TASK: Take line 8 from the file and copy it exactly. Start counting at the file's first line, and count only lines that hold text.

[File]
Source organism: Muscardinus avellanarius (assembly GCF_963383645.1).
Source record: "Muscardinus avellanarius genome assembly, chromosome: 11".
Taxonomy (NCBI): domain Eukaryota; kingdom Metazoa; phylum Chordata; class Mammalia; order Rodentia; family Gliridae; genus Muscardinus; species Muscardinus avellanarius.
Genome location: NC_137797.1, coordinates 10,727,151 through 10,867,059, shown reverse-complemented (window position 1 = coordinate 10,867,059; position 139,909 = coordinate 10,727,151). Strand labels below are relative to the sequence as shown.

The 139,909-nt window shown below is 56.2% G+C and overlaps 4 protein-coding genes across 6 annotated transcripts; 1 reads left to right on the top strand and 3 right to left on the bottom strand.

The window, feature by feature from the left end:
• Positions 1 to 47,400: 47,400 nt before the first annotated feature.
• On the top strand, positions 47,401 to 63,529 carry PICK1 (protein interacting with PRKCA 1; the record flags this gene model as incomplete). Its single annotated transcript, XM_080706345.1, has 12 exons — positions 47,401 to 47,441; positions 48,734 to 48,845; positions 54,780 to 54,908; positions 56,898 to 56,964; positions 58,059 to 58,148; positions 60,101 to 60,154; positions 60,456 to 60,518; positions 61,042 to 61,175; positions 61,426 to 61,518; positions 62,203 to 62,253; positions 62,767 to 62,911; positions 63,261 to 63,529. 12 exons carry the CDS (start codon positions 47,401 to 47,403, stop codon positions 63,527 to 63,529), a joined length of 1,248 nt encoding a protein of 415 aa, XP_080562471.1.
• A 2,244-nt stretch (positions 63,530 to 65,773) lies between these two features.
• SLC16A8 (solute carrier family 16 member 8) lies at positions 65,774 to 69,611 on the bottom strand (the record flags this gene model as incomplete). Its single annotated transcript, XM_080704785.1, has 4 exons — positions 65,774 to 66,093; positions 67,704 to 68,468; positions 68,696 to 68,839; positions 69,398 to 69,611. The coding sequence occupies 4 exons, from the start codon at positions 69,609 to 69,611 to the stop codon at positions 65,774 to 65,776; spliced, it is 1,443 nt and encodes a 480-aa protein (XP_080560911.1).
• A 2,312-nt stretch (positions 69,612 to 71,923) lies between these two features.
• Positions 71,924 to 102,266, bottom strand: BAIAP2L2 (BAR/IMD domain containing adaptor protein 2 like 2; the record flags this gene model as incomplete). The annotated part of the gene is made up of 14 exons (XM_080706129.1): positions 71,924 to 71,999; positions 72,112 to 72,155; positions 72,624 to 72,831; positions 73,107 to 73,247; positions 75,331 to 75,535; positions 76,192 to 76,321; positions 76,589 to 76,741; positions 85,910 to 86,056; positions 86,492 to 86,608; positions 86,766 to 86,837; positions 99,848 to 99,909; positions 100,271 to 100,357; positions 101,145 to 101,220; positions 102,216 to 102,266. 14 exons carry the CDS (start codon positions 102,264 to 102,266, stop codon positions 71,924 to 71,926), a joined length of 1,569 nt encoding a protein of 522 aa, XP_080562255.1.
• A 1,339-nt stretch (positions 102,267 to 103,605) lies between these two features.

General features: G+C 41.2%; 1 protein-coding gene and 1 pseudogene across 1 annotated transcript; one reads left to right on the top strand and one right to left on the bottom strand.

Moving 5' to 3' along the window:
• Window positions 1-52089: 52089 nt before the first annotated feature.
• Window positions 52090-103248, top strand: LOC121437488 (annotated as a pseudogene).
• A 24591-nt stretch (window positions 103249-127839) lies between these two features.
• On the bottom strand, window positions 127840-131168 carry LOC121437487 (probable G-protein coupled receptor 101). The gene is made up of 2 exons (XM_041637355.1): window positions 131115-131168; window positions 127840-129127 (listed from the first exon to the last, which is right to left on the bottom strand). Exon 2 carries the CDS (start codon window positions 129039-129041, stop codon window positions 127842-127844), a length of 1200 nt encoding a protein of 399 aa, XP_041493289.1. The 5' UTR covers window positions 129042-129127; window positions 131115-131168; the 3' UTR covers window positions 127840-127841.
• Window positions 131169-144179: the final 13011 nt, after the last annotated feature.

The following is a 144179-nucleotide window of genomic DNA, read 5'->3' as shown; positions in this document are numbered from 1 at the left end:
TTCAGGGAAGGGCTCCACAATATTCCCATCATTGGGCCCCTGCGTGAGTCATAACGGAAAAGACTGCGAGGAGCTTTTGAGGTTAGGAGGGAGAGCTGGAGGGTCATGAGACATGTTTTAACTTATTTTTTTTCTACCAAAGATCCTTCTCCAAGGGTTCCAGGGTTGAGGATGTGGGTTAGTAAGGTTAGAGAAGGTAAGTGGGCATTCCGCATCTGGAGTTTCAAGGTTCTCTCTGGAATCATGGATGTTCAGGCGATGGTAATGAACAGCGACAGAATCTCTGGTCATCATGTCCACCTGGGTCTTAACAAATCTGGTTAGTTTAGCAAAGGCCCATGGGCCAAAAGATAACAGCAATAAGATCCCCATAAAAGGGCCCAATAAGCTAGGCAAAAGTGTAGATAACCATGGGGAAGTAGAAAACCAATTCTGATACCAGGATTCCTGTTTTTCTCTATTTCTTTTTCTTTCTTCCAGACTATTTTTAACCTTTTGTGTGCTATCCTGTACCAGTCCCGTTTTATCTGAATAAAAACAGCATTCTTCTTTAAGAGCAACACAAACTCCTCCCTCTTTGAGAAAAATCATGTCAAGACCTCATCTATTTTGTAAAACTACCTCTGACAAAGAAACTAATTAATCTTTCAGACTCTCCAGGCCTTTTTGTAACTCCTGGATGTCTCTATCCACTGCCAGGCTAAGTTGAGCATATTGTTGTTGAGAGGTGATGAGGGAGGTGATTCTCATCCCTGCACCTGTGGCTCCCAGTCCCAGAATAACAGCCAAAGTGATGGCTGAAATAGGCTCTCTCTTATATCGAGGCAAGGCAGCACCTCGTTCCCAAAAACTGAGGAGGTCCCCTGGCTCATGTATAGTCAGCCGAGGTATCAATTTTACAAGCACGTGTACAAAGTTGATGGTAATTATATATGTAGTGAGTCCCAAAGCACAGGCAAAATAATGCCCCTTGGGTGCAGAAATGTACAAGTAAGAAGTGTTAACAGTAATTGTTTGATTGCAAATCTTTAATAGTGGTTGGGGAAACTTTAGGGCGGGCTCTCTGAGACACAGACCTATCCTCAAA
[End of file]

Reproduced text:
• On the top strand, positions 47,401 to 63,529 carry PICK1 (protein interacting with PRKCA 1; the record flags this gene model as incomplete). Its single annotated transcript, XM_080706345.1, has 12 exons — positions 47,401 to 47,441; positions 48,734 to 48,845; positions 54,780 to 54,908; positions 56,898 to 56,964; positions 58,059 to 58,148; positions 60,101 to 60,154; positions 60,456 to 60,518; positions 61,042 to 61,175; positions 61,426 to 61,518; positions 62,203 to 62,253; positions 62,767 to 62,911; positions 63,261 to 63,529. 12 exons carry the CDS (start codon positions 47,401 to 47,403, stop codon positions 63,527 to 63,529), a joined length of 1,248 nt encoding a protein of 415 aa, XP_080562471.1.